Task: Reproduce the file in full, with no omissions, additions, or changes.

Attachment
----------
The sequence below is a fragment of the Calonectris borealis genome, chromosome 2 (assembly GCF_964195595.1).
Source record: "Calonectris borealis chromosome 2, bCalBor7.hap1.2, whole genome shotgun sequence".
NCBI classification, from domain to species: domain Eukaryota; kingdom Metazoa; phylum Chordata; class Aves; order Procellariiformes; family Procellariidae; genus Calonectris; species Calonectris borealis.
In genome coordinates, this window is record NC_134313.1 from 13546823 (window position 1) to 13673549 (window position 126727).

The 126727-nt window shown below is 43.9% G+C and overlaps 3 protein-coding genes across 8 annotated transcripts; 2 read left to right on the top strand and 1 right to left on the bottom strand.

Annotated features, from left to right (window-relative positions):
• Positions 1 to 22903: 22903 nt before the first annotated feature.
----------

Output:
The sequence below is a fragment of the Calonectris borealis genome, chromosome 2 (assembly GCF_964195595.1).
Source record: "Calonectris borealis chromosome 2, bCalBor7.hap1.2, whole genome shotgun sequence".
NCBI classification, from domain to species: domain Eukaryota; kingdom Metazoa; phylum Chordata; class Aves; order Procellariiformes; family Procellariidae; genus Calonectris; species Calonectris borealis.
In genome coordinates, this window is record NC_134313.1 from 13546823 (window position 1) to 13673549 (window position 126727).

The 126727-nt window shown below is 43.9% G+C and overlaps 3 protein-coding genes across 8 annotated transcripts; 2 read left to right on the top strand and 1 right to left on the bottom strand.

Annotated features, from left to right (window-relative positions):
• Positions 1 to 22903: 22903 nt before the first annotated feature.